Gateway: Sports

What we learned from Gig Harbor, Peninsula’s second doubleheader of season

Peninsula players celebrate their win as the buzzer sounds. Peninsula played Gig Harbor in a basketball game at Peninsula High School in Purdy, Wash., on Thursday, Jan. 31, 2019.
Peninsula players celebrate their win as the buzzer sounds. Peninsula played Gig Harbor in a basketball game at Peninsula High School in Purdy, Wash., on Thursday, Jan. 31, 2019. joshua.bessex@gateline.com

Fans were treated to a pair of exciting games in the regular season finales between both the boys and girls basketball teams from Gig Harbor and Peninsula high schools last week.

In the girls game, Peninsula beat Gig Harbor, 51-49, to win the Class 3A South Sound Conference title. Gig Harbor finished second place in the league.

On the boys side, Gig Harbor completed the season sweep as the Tides knocked off the Seahawks, 46-43. Gig Harbor locked down the league’s No. 5 playoff seed with the win. The Seahawks had already been eliminated from the postseason before the game.

Here are a few takeaways from Thursday night’s doubleheader from Purdy.

Frazier, Peninsula finally on top

Finally: That’s the first word I heard Peninsula High School senior Belle Frazier say in the aftermath of the win against crosstown rival Gig Harbor.

Frazier, who has been the face of the program since she stepped on campus as a freshman, had been 0-7 against Gig Harbor before Thursday night’s contest. And no game in the series had more on the line than this one. The winner would be crowned league champion, while the loser would settle for the No. 2 seed. It looked bleak for Peninsula, trailing 49-41 late in the fourth quarter to Gig Harbor.

But the Seahawks stormed back to win the game, giving Peninsula bragging rights over the Tides heading into the postseason and giving Frazier the elusive win over her rivals.

Tides defense an asset

Don’t count out the Tides just yet. For nearly the entire game, Gig Harbor was in control. What stood out was how the Tides stymied Peninsula’s usually potent offense.

Gig Harbor coach Megan Murray defensive plan was to keep Peninsula out of the transition game. And when Peninsula got into its half-court offense, the Tides threw a multitude of defensive looks at the Seahawks, whether it was a trap defense, 2-3 zone, 3-2, 1-3-1, man-to-man. Until a frenzied last three minutes of the game, Peninsula was never able to establish a rhythm offensively.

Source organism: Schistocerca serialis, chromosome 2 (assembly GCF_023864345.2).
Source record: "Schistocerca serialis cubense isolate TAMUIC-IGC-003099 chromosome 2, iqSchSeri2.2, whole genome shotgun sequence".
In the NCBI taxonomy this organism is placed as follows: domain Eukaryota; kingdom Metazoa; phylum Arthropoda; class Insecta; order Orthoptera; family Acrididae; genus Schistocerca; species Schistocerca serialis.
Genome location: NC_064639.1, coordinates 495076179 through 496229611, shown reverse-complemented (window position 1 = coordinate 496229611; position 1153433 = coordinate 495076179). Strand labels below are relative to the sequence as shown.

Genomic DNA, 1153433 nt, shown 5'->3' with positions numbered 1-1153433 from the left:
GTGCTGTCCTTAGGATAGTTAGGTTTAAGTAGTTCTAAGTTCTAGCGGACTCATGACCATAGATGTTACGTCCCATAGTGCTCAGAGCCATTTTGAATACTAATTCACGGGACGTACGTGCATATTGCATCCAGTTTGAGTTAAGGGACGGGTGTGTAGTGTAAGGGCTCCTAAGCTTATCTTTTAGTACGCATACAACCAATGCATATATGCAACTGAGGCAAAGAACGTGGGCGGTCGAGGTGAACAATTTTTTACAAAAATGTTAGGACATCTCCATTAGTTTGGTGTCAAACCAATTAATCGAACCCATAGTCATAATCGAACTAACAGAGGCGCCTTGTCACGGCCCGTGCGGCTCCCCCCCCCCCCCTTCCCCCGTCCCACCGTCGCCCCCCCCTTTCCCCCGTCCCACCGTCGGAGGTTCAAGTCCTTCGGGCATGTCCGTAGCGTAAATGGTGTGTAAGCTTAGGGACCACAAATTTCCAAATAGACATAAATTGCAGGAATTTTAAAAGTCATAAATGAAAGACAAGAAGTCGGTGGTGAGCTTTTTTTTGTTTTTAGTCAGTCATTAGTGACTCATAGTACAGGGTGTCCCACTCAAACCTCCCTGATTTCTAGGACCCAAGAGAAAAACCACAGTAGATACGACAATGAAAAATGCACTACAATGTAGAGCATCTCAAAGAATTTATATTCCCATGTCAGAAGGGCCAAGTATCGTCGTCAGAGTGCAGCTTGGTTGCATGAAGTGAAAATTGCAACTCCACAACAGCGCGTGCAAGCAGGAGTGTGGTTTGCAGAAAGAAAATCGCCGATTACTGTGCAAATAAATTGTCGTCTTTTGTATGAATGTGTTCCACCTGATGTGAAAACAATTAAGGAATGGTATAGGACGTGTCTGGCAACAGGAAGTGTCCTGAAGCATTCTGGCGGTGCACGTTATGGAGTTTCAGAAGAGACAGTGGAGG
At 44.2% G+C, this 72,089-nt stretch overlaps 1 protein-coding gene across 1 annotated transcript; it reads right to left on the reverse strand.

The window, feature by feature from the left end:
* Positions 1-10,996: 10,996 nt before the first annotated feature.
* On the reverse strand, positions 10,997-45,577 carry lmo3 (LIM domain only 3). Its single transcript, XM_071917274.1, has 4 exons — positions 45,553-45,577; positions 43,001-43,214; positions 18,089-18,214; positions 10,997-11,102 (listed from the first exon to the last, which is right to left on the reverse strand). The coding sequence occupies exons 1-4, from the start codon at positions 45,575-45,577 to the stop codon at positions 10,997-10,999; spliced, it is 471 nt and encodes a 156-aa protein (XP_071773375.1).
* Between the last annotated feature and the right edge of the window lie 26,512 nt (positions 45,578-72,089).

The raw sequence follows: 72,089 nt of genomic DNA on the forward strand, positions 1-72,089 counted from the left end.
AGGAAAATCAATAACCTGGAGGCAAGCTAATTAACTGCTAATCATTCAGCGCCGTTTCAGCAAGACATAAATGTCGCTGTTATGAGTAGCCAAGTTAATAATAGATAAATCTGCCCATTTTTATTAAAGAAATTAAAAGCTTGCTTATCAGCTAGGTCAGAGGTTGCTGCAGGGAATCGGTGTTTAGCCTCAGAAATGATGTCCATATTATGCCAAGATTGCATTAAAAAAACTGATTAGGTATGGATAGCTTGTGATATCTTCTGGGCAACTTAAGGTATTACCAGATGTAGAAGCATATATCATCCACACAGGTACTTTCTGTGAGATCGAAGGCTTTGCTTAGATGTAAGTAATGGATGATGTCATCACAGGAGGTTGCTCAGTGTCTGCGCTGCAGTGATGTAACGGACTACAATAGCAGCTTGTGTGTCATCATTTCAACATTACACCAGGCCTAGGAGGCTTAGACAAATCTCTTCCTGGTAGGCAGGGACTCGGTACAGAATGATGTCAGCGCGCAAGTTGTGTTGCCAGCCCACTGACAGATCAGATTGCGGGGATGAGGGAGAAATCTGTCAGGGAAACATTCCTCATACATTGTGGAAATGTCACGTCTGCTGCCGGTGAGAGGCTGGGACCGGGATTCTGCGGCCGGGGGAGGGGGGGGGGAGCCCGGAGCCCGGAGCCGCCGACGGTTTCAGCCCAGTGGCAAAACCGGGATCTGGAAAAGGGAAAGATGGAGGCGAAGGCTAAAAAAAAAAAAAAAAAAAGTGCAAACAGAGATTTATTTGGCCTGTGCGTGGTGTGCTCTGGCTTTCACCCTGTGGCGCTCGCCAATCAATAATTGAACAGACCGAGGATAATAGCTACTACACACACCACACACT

It’s fun to talk about eye-popping offensive stats, but Gig Harbor’s team defense is something that could carry them deep into the postseason.

Tides boys sneak in

Kudos to Billy Landram’s squad for not giving up on the season when it got off to a rough start. Gig Harbor started the season with a 1-8 overall record and it would’ve been easy to lose focus on making the playoffs. But the Tides fought back to win seven of their last 11 games to make the district tournament.

Gig Harbor didn’t blow anyone out in the league, usually keeping the games close, even in losses. That experience of playing tight games will help, and if Gig Harbor is making its outside shots, the Tides could surprise in the districts.

Lichau is a block machine

Peninsula’s 6-foot-8 junior forward was a difference maker for the Seahawks on the defensive end, even in the loss, blocking an unbelievable 10 shots and making the middle inaccessible for the Gig Harbor for long stretches of the game. Lichau finished the season averaging 5.5 blocks per game.

“It changes the game,” said Gig Harbor senior guard Kaden Garnaas. “On other teams, you’re going in and making layups and you’re able to get those shots off close to the hoop. When you have Kaleb in there, you’re more: Taking it in, jump stop, kick out, or pump fake. It just changes everyone’s rhythm, how they go to the hoop and everything.”

For a Peninsula squad that missed out on the playoffs this year, Lichau will be the focal point next season.

Three of four make the cut

Both the Gig Harbor boys and girls, as well as the Peninsula girls, are moving on.

The girls teams are the best bet for a state tournament appearance, as Peninsula finished with a 16-3 overall record, while Gig Harbor finished with at 15-5. Peninsula, led by Frazier, has the experience and talent to make a deep run this season.

Gig Harbor, led by senior Brynna Maxwell and a suddenly stingy defense, has the state experience from last season that could prove invaluable this time of year.

The Gig Harbor boys are more of a longshot, coming into districts with the No. 5 seed, the league’s final playoff spot.

Jon Manley covers high school sports for The Peninsula Gateway and The News Tribune. A McClatchy President’s Award winner, Manley has covered the Gig Harbor sports scene since 2013. Born and raised in Tacoma.


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